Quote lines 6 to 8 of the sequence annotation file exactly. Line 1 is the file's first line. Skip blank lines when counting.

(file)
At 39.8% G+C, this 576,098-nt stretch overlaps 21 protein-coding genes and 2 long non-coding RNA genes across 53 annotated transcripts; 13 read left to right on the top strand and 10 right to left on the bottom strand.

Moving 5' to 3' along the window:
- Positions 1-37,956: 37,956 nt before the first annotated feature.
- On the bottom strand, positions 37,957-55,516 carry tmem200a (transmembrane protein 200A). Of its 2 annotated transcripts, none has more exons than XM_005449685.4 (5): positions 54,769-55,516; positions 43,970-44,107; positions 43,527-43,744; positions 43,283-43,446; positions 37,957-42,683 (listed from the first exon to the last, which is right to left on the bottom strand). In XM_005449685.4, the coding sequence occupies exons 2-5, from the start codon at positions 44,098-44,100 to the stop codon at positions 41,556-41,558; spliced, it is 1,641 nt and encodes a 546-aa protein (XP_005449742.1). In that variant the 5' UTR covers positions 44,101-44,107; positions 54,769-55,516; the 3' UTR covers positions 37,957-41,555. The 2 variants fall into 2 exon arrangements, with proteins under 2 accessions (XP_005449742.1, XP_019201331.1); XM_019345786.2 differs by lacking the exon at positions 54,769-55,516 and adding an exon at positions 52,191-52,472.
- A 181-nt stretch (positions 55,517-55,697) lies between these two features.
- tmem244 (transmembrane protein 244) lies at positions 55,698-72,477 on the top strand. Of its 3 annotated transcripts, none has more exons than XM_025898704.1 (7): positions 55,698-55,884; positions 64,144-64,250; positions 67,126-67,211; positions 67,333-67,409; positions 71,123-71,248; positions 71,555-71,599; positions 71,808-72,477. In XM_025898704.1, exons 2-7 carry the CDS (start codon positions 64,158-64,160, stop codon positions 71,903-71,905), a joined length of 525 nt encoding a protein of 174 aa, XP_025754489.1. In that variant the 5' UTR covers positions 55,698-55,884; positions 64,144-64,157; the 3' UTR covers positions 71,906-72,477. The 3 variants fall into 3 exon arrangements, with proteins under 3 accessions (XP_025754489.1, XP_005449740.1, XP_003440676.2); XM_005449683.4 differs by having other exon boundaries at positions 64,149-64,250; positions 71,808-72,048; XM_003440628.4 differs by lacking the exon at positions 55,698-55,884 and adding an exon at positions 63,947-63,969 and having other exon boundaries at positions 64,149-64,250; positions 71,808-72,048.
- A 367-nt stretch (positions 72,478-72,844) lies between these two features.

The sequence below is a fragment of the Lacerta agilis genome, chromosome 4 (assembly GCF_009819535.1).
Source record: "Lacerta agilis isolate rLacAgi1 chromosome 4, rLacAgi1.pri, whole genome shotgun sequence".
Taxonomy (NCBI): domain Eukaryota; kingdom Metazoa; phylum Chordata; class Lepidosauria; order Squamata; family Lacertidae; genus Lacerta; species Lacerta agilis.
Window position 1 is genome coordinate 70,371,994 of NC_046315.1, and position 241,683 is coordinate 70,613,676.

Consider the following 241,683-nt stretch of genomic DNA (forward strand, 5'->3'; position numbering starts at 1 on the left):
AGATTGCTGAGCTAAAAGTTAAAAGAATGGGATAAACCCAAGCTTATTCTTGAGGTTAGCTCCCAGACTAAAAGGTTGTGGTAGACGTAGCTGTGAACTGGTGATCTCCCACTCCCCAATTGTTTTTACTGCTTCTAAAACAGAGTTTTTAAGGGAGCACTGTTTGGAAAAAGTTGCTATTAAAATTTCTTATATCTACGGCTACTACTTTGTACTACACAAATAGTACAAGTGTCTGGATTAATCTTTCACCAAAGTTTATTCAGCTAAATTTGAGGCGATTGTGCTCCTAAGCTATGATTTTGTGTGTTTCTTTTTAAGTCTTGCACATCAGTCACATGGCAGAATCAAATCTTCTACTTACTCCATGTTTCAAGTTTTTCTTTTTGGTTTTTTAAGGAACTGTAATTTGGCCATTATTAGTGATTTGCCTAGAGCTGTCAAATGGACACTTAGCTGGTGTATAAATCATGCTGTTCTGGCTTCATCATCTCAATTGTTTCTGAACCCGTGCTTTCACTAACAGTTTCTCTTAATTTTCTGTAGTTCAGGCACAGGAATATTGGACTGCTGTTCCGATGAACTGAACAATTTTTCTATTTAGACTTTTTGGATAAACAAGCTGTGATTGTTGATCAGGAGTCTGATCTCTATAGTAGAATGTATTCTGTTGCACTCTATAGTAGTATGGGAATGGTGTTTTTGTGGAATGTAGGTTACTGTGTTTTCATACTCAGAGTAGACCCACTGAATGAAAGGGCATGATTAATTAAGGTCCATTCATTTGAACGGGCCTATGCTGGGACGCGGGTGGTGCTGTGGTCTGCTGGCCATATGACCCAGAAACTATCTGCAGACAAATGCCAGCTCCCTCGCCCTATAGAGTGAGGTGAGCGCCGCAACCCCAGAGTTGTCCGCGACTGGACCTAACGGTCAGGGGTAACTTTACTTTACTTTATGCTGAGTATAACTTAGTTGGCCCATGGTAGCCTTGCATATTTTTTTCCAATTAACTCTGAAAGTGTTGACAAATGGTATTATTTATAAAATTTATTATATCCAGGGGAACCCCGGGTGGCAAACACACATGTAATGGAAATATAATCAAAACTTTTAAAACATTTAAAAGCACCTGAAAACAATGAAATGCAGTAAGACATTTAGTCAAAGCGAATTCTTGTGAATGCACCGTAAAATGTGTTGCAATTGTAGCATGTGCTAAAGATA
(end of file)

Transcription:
- tmem244 (transmembrane protein 244) lies at positions 55,698-72,477 on the top strand. Of its 3 annotated transcripts, none has more exons than XM_025898704.1 (7): positions 55,698-55,884; positions 64,144-64,250; positions 67,126-67,211; positions 67,333-67,409; positions 71,123-71,248; positions 71,555-71,599; positions 71,808-72,477. In XM_025898704.1, exons 2-7 carry the CDS (start codon positions 64,158-64,160, stop codon positions 71,903-71,905), a joined length of 525 nt encoding a protein of 174 aa, XP_025754489.1. In that variant the 5' UTR covers positions 55,698-55,884; positions 64,144-64,157; the 3' UTR covers positions 71,906-72,477. The 3 variants fall into 3 exon arrangements, with proteins under 3 accessions (XP_025754489.1, XP_005449740.1, XP_003440676.2); XM_005449683.4 differs by having other exon boundaries at positions 64,149-64,250; positions 71,808-72,048; XM_003440628.4 differs by lacking the exon at positions 55,698-55,884 and adding an exon at positions 63,947-63,969 and having other exon boundaries at positions 64,149-64,250; positions 71,808-72,048.
- A 367-nt stretch (positions 72,478-72,844) lies between these two features.

The sequence below is a fragment of the Lacerta agilis genome, chromosome 4 (assembly GCF_009819535.1).